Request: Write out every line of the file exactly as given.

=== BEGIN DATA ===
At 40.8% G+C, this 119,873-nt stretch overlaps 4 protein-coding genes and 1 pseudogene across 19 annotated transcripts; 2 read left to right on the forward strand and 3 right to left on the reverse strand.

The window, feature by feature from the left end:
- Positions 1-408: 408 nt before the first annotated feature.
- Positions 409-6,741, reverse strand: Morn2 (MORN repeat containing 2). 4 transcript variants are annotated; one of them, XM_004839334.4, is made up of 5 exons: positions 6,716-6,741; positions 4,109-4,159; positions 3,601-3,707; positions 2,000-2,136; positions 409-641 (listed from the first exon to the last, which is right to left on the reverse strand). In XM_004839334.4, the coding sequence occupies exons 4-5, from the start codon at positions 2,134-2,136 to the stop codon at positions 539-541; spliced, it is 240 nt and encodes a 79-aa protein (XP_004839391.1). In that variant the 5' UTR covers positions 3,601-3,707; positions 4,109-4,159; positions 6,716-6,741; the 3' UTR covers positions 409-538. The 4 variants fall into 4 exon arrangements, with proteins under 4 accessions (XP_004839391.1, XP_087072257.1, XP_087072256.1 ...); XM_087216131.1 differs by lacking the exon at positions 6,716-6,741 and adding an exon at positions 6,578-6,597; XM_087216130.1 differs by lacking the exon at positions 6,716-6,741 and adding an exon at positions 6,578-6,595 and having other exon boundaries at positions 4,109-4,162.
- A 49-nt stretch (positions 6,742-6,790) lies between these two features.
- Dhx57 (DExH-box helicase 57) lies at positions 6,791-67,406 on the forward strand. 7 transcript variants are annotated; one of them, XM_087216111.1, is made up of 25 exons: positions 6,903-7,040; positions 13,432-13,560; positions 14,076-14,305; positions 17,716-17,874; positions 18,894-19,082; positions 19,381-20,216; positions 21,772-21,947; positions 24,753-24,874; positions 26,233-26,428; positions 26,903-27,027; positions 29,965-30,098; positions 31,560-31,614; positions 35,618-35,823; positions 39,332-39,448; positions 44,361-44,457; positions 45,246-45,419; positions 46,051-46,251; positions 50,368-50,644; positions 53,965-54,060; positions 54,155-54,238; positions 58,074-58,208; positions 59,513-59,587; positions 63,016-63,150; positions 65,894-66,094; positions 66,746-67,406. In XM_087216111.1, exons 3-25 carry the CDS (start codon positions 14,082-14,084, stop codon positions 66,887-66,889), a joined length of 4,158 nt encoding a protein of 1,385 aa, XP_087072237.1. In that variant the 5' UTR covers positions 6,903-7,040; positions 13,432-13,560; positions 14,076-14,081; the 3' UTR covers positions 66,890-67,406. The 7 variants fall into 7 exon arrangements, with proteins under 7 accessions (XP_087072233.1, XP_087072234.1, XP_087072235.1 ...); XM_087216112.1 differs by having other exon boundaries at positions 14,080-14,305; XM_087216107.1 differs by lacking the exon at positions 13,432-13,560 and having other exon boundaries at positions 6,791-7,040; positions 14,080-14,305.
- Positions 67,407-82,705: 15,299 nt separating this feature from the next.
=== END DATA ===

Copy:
At 40.8% G+C, this 119,873-nt stretch overlaps 4 protein-coding genes and 1 pseudogene across 19 annotated transcripts; 2 read left to right on the forward strand and 3 right to left on the reverse strand.

The window, feature by feature from the left end:
- Positions 1-408: 408 nt before the first annotated feature.
- Positions 409-6,741, reverse strand: Morn2 (MORN repeat containing 2). 4 transcript variants are annotated; one of them, XM_004839334.4, is made up of 5 exons: positions 6,716-6,741; positions 4,109-4,159; positions 3,601-3,707; positions 2,000-2,136; positions 409-641 (listed from the first exon to the last, which is right to left on the reverse strand). In XM_004839334.4, the coding sequence occupies exons 4-5, from the start codon at positions 2,134-2,136 to the stop codon at positions 539-541; spliced, it is 240 nt and encodes a 79-aa protein (XP_004839391.1). In that variant the 5' UTR covers positions 3,601-3,707; positions 4,109-4,159; positions 6,716-6,741; the 3' UTR covers positions 409-538. The 4 variants fall into 4 exon arrangements, with proteins under 4 accessions (XP_004839391.1, XP_087072257.1, XP_087072256.1 ...); XM_087216131.1 differs by lacking the exon at positions 6,716-6,741 and adding an exon at positions 6,578-6,597; XM_087216130.1 differs by lacking the exon at positions 6,716-6,741 and adding an exon at positions 6,578-6,595 and having other exon boundaries at positions 4,109-4,162.
- A 49-nt stretch (positions 6,742-6,790) lies between these two features.
- Dhx57 (DExH-box helicase 57) lies at positions 6,791-67,406 on the forward strand. 7 transcript variants are annotated; one of them, XM_087216111.1, is made up of 25 exons: positions 6,903-7,040; positions 13,432-13,560; positions 14,076-14,305; positions 17,716-17,874; positions 18,894-19,082; positions 19,381-20,216; positions 21,772-21,947; positions 24,753-24,874; positions 26,233-26,428; positions 26,903-27,027; positions 29,965-30,098; positions 31,560-31,614; positions 35,618-35,823; positions 39,332-39,448; positions 44,361-44,457; positions 45,246-45,419; positions 46,051-46,251; positions 50,368-50,644; positions 53,965-54,060; positions 54,155-54,238; positions 58,074-58,208; positions 59,513-59,587; positions 63,016-63,150; positions 65,894-66,094; positions 66,746-67,406. In XM_087216111.1, exons 3-25 carry the CDS (start codon positions 14,082-14,084, stop codon positions 66,887-66,889), a joined length of 4,158 nt encoding a protein of 1,385 aa, XP_087072237.1. In that variant the 5' UTR covers positions 6,903-7,040; positions 13,432-13,560; positions 14,076-14,081; the 3' UTR covers positions 66,890-67,406. The 7 variants fall into 7 exon arrangements, with proteins under 7 accessions (XP_087072233.1, XP_087072234.1, XP_087072235.1 ...); XM_087216112.1 differs by having other exon boundaries at positions 14,080-14,305; XM_087216107.1 differs by lacking the exon at positions 13,432-13,560 and having other exon boundaries at positions 6,791-7,040; positions 14,080-14,305.
- Positions 67,407-82,705: 15,299 nt separating this feature from the next.